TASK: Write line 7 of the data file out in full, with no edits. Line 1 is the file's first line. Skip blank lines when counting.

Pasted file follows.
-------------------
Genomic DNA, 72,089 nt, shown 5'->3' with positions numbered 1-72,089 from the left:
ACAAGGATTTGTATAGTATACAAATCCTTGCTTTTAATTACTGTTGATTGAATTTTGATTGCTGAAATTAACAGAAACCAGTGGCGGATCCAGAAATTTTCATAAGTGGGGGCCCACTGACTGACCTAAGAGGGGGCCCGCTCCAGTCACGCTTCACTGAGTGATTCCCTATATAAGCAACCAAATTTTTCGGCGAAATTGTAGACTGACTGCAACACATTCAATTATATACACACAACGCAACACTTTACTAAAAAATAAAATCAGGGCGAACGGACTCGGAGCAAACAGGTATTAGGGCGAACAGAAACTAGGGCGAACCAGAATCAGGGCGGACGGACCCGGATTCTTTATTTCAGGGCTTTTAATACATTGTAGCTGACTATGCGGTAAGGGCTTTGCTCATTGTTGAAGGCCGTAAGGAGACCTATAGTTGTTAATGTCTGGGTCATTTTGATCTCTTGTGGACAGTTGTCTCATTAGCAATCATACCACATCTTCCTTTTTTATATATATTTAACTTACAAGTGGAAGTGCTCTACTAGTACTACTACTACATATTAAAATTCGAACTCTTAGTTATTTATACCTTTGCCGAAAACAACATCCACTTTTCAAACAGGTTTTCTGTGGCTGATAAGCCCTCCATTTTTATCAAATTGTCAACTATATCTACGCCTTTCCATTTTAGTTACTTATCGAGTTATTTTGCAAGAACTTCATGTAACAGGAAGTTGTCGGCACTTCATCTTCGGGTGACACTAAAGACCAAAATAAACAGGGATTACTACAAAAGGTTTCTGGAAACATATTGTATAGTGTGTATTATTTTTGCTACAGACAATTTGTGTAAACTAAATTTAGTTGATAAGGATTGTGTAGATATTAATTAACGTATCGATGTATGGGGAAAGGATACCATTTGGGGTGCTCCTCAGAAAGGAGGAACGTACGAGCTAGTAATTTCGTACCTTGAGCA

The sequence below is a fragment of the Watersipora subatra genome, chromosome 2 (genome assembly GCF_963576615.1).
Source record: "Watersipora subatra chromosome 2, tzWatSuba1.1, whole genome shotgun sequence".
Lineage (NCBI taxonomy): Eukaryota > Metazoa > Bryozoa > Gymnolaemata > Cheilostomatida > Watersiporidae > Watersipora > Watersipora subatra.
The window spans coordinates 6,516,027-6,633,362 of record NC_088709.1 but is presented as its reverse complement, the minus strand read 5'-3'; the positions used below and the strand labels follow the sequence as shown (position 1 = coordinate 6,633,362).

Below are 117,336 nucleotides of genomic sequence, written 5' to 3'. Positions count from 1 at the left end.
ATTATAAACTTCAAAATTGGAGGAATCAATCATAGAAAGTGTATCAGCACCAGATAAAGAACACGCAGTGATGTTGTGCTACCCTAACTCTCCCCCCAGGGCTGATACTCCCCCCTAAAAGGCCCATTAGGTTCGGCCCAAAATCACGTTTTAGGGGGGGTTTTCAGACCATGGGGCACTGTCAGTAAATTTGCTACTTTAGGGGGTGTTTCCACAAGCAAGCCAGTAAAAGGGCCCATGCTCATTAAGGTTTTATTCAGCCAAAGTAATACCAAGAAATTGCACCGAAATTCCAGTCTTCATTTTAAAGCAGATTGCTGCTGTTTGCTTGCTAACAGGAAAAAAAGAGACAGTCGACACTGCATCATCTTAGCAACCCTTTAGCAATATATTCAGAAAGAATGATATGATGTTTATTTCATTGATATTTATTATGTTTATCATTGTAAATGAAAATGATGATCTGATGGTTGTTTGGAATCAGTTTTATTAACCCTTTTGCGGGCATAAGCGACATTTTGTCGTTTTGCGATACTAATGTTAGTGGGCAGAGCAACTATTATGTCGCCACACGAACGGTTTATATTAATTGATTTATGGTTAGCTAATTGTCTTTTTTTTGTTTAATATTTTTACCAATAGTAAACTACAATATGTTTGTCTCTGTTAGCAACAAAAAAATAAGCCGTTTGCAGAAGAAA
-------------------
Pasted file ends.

Below are 117,336 nucleotides of genomic sequence, written 5' to 3'. Positions count from 1 at the left end.